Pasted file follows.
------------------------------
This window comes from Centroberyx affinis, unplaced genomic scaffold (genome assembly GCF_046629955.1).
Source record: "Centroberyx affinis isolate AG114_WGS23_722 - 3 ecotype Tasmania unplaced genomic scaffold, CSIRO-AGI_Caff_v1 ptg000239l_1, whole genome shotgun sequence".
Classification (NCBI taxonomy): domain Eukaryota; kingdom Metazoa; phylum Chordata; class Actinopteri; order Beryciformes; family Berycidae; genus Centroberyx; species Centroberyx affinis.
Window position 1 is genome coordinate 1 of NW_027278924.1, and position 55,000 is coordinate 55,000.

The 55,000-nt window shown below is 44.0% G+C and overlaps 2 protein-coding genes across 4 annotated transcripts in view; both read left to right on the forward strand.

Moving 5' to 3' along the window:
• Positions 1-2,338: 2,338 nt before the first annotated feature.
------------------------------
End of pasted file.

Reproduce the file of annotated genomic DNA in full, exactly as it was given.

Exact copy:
This window comes from Centroberyx affinis, unplaced genomic scaffold (genome assembly GCF_046629955.1).
Source record: "Centroberyx affinis isolate AG114_WGS23_722 - 3 ecotype Tasmania unplaced genomic scaffold, CSIRO-AGI_Caff_v1 ptg000239l_1, whole genome shotgun sequence".
Classification (NCBI taxonomy): domain Eukaryota; kingdom Metazoa; phylum Chordata; class Actinopteri; order Beryciformes; family Berycidae; genus Centroberyx; species Centroberyx affinis.
Window position 1 is genome coordinate 1 of NW_027278924.1, and position 55,000 is coordinate 55,000.

The 55,000-nt window shown below is 44.0% G+C and overlaps 2 protein-coding genes across 4 annotated transcripts in view; both read left to right on the forward strand.

Moving 5' to 3' along the window:
• Positions 1-2,338: 2,338 nt before the first annotated feature.